For the past several months I’ve been kind of perplexed by a due process case pending in the 7th Circuit. The case was argued en banc last month, and it presents a question posing a tricky mix of substantive and procedural due process — is it constitutional for a city to impose a $30 fee on everybody who is arrested and booked at the police station, at the time of booking?

It appears that the case has perplexed the 7th Circuit as well. The Court announced yesterday that it was divided and unable to reach a majority opinion, or even a majority vote:

PER CURIAM. The court is divided. Five judges in two groups (Judges Posner, Flaum, and Kanne in one; Judges Easterbrook and Tinder in the other) vote to affirm the judgment of the district court. Judge Sykes votes to remand with instructions to dismiss the case for want of standing to sue. The remaining four judges (Chief Judge Wood and Judges Rovner, Williams, and Hamilton) vote to reverse. Because no position commands a majority, the judgment of the district court is affirmed by our divided court. Durant v. Essex Co., 74 U.S. (7 Wall.) 107, 112 (1868).

You can read the various opinions here. You can read the original panel opinion here (with a concurring opinion by Judge Sykes and a dissenting opinion by Judge Hamilton). The district court had upheld the fee.

The merits of the due process question are covered in the opinions by Judge Easterbrook and Judge Hamilton. Judge Easterbrook argues that a $30 booking fee is indistinguishable from a $100 car-impound fee, which was conceded to be okay. Judge Hamilton argues that the booking fee is indistinguishable from a traffic-stop fee, or an executing-a-search-warrant-on-your-house fee, which he says can’t be squared with the rule of law. I continue to be of two minds about the case, and I think I agree with Judge Hamilton that current thinking about how to distinguish substantive and procedural due process is confused in an area like this, even if I’m not sure how I’d taxonomize all of these fees.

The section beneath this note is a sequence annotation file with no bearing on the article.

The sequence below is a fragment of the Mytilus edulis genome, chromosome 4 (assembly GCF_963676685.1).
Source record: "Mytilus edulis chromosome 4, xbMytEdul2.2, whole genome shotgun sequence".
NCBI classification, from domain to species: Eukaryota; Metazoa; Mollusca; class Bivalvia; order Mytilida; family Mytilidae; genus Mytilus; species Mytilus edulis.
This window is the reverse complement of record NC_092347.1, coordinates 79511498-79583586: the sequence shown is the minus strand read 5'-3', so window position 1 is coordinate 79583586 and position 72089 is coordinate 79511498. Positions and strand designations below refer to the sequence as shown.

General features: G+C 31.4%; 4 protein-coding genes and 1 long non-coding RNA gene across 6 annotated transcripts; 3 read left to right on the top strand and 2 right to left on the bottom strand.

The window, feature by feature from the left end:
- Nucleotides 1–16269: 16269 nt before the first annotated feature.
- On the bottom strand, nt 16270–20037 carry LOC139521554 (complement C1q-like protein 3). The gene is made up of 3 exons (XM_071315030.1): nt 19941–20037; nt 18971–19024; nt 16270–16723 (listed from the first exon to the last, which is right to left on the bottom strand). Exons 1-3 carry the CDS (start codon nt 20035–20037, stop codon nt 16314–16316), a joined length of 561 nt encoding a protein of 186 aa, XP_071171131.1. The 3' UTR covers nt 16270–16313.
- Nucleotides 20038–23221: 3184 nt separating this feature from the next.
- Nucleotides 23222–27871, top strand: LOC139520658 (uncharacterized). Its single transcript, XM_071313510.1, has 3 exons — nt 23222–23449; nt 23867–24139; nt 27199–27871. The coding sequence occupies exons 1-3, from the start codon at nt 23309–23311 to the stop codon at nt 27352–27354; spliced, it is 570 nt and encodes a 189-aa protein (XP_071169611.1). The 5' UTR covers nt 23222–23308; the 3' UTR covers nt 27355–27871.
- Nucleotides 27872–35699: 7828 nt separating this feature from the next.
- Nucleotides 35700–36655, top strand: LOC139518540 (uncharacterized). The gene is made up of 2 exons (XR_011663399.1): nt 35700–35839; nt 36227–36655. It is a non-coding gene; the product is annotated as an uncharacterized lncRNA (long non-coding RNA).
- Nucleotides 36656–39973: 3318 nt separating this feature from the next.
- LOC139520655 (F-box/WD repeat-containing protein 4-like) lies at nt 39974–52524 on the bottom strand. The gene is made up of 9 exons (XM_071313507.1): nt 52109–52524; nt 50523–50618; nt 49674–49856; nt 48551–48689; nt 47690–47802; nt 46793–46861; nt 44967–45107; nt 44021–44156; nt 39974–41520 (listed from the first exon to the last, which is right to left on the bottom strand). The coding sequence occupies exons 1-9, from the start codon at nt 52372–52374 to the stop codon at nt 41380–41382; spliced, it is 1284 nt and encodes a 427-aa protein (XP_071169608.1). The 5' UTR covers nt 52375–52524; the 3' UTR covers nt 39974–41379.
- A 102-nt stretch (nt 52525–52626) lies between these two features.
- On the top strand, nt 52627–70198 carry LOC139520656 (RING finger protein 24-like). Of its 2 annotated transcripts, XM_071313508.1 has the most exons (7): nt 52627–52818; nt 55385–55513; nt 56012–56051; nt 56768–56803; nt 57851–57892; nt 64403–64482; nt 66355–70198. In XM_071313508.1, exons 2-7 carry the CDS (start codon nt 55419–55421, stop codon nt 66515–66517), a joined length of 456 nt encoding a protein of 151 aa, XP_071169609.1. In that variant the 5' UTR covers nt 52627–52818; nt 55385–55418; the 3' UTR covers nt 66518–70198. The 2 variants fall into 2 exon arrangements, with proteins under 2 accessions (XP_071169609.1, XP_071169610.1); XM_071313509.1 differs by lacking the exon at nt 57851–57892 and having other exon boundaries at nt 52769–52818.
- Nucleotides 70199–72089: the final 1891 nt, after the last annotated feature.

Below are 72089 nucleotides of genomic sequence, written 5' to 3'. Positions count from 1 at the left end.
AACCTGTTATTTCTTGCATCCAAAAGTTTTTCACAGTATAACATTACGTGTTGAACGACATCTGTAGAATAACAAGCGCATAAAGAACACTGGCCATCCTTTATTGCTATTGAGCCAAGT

But apart from the merits of the due process issue, the opinions also introduce some fascinating procedural questions. Judge Posner claims that the merits can be avoided by construing the statute to be about bond. (The village rejected this construction, even when it was repeatedly urged by Judge Posner at oral argument.) Judge Hamilton argues that the canon of constitutional avoidance doesn’t make sense when a plaintiff seeks damages for past wrongdoing under a city policy — even if the statute could be saved going forward — a court can’t construe a past injury not to have happened in the first place. Meanwhile, Judge Easterbrook argues that the canon of constitutional avoidance — at least in its strong form — doesn’t apply to state statutes. The various opinions also fight about standing.

One odd feature of all of this is the importance of sequencing multiple questions. Had the court been forced to resolve two questions separately, 1, what does the statute mean?, and 2, is it unconstitutional?, it would have struck down the statute. I can’t really figure out what would have happened if the standing question had been sequenced, but the court also might well have been able to reach a decision. But because all of the questions were blended together, there isn’t even a majority judgment for a single judgment, let alone an opinion.